rot

instantaneously,

while

its

suppurations

fill

the

room

with

a

noxious

gloop.

Chihiro

-

or

Sen

as

she

becomes

when

Yubaba

takes

her

name

as

part

of

her

contract

-

does

get

by

in

the

bath

house,

but

it's

not

without

further

incident.

She

may

lose

her

identity,

but

she

retains

her

decency.

One

act

of

kindness

results

in

a

dangerous

spirit,

No

Face,

getting

into

the

bath

house

and

wreaking

havoc

by

playing

on

the

greed

of

the

other

employees

("Gold

springs

from

his

palms!").

She

even

gets

involved

in

an

adventure

that

reveals

her

mysterious

bond

with

Haku.

But

can

she

save

her

parents?

It's

often

said

that

Katsuhiro

Otomo's

Akira

(1988)

is

the

greatest

anime

ever.

That's

as

maybe,

but

every

one

of

Miyazaki's

films

is

a

masterpiece,

so

it's

hard

to

pick

just

one

that

stands

out.

It's

also

tricky

to

compare

his

works

with

the

more

traditionally

received

notion

of

anime

(giant

robots,

demons

with

phallic

tentacles,

telekinetic

fighting,

atom

bomb-style

explosions

etc).

Although

Miyazaki

insists

it's

not

his

role

to

be

didactic,

all

of

his

work

(notably

his

second

feature

Nausicaa

Of

The

Valley

Of

The

Wind

and

Princess

Mononoke)

has

strong

messages

about

ecology

and

the

human

relationship

with

the

natural

world.

But

he's

also

fascinated

with

coming-of-age

stories,

notably

about

how

girls

(many

of

his

protagonists

are

young

females)

can

not

only

face

up

to

adult

responsibility,

but

also

how

they

can

become

strong,

principled

members

of

society.

Here

Chihiro

is

forced

to

grow

up

fast,

but

the

process,

while

gruelling,

is

not

without

real

benefits,

as

her

understanding

of

the

way

society

functions

and

experience

of

adult

emotions

develops

exponentially.

Some

aspects

of

the

film

are

likely

to

be

too

foreign

for

Westerners

-

we're

ignorant

of

Japanese

belief

systems,

with

their

hierarchies

of

entities

-

but

Miyazaki's

work

has

the

power

to

transcend

such

culturally

specific

elements.

While

many

of

his

earlier

films

drew

on

European

stories

(such

as

1986's

Castle

In

The

Sky,

from

Swift),

the

folkloric

features

he

reworks

are

often

universal.

But

most

of

all,

his

team's

animation

-

here

utilising

more

digital

techniques,

while

still

being

grounded

in

2D

traditions

-

is

always

beautiful

and,

in

places,

breathtaking.

Locations

are

atmospheric,

details

are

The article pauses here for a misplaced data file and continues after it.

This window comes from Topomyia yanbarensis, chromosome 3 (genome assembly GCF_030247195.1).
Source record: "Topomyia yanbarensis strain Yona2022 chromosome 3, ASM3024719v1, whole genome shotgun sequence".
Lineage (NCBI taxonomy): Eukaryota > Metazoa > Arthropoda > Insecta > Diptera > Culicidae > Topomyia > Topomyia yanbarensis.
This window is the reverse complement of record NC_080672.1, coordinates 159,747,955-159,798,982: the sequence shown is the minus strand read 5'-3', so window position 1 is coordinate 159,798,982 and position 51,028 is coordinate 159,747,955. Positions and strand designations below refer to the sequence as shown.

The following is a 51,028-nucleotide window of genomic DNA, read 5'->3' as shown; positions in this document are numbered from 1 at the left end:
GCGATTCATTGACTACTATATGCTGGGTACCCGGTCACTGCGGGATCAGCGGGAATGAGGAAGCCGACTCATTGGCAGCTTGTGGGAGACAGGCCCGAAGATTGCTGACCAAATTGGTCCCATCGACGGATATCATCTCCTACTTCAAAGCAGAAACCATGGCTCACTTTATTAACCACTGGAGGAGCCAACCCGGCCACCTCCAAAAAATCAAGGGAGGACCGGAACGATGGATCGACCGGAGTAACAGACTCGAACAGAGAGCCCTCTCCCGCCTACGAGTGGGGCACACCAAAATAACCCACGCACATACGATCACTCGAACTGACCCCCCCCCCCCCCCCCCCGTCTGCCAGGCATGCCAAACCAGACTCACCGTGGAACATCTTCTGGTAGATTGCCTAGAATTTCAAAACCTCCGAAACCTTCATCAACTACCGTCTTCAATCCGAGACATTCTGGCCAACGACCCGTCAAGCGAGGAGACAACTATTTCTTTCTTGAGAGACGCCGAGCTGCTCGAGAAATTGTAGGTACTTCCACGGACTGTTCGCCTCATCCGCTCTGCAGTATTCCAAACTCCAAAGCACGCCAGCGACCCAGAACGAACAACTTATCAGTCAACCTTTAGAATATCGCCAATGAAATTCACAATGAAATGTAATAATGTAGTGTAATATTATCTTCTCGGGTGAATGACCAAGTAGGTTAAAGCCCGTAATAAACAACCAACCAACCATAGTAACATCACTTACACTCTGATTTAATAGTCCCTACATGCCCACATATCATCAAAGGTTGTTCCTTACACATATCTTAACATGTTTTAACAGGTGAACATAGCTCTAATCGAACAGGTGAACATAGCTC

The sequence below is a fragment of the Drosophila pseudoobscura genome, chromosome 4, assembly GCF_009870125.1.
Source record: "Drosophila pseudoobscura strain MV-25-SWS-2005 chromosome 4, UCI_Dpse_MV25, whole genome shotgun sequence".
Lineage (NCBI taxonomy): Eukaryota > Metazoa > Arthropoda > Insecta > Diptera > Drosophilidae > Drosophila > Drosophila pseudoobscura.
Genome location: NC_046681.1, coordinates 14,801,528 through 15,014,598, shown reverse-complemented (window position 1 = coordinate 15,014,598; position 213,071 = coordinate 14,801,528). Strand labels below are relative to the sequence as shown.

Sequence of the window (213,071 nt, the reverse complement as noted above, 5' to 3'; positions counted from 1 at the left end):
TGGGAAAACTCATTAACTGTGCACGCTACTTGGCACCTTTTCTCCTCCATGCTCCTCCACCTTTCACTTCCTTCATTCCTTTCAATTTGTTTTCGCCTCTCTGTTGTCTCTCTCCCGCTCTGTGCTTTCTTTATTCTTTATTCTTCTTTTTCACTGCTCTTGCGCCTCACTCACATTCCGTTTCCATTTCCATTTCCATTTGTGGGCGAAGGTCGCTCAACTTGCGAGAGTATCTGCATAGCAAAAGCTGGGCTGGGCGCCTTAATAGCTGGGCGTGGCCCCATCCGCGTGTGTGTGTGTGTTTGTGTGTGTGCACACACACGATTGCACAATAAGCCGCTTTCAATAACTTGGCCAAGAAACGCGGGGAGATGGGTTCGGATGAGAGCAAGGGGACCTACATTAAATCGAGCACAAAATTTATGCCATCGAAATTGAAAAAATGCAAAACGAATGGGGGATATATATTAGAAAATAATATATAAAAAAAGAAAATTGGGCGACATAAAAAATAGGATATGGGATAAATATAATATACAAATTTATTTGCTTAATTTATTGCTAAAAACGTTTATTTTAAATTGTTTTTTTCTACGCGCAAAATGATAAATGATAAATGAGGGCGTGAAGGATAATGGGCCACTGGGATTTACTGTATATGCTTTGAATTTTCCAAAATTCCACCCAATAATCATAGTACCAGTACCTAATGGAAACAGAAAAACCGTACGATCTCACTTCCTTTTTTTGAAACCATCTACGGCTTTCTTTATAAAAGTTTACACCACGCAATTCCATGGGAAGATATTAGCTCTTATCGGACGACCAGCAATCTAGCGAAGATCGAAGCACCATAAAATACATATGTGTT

immaculate

(you

can

identify

the

flower

species

in

the

gardens)

and

characters

are

diverse.

Yubaba,

for

example,

is

a

bizarre

creation,

a

stocky

woman

with

a

huge

head

and

even

bigger

hairdo;

the

bath

house

itself

is

stocked

with

all

sorts

of

weird

and

wonderful

creatures,

from

a

Kermit-like

assistant,

to

creatures

reminiscent

of

his

cuddly

woodland

deity

from

My

Neighbor

Tortoro,

to

troll-like

beasts

that

look

related

to

Maurice

Sendak's

'Wild

Things').

The

only

factor

that

could

be

seen

as

mildly

misjudged

is

Hisaishi's

score,

which

is

overbearing

in

places.

It's

no

wonder

the

likes

of

Pixar's

John

Lasseter

(who

executive

produced

the

US

dub)

are

so

full

of

praise

for

Miyazaki.

He's

a

true

genius,

an

artist

and

great

filmmaker

who

happens

to

work

in

animation

-

a

medium

often

belittled

as

childish

in

the

West.

Spirited

Away

is

wonderful.

蜜蜂总动员

Bee

Movie

review

by

Roger

Ebert

From

each

according

to

his

ability,

to

each

according

to

his

need.

--

Karl

Marx

Applied

with

strict

rigor,

that's

how

bee

society

works

in

Jerry

Seinfeld's

"Bee

Movie"

and

apparently

in

real

life.

Doesn't

seem

like

much

fun.

You

are

born,

grow

a

little,

attend

school

for

three

days,

and

then

go

to

work

for

the

rest

of

your

life.

"Are

you

going

to

work

us

to

death?"

a

young

bee

asks

during

a

briefing.

"We

certainly

hope

so!"

says

the

smiling

lecturer,

to

appreciative

chuckles

all

around.

One

bee,

however,

is

not

so

thrilled

with

the

system.

His

name

is

Barry

B.

Benson,

and

he

is

voiced

by

Seinfeld

as

a

rebel

who

wants

to

experience

the

world

before

settling

down

to

a

lifetime

job

as,

for

example,

a

Crud

Remover.

He

sneaks

into

a

formation

of

ace

pollinators,

flies

out

of

the

hive,

has

a

dizzying

flight

through

Central

Park,

and

ends

up

(never

mind

how)

making

a

friend

of

a

human

named

Vanessa

(voice

of

Renee

Zellweger).

Then

their

relationship

blossoms

into

something

more,

although

not

very

much

more,

given

the

physical

differences.

Compared

to

them,

a

Chihuahua

and

a

Great

Dane

would

have

it

easy.

This

friendship

is

against

all

the

rules.

Bees

are

forbidden

to

speak

to

humans.

And

humans

tend

to

swat

bees

(there's

a

good

laugh

when

Barry

explains

how

a

friend

was

offed

by

a

rolled-up

copy

of

French

Vogue).

What

Barry

mostly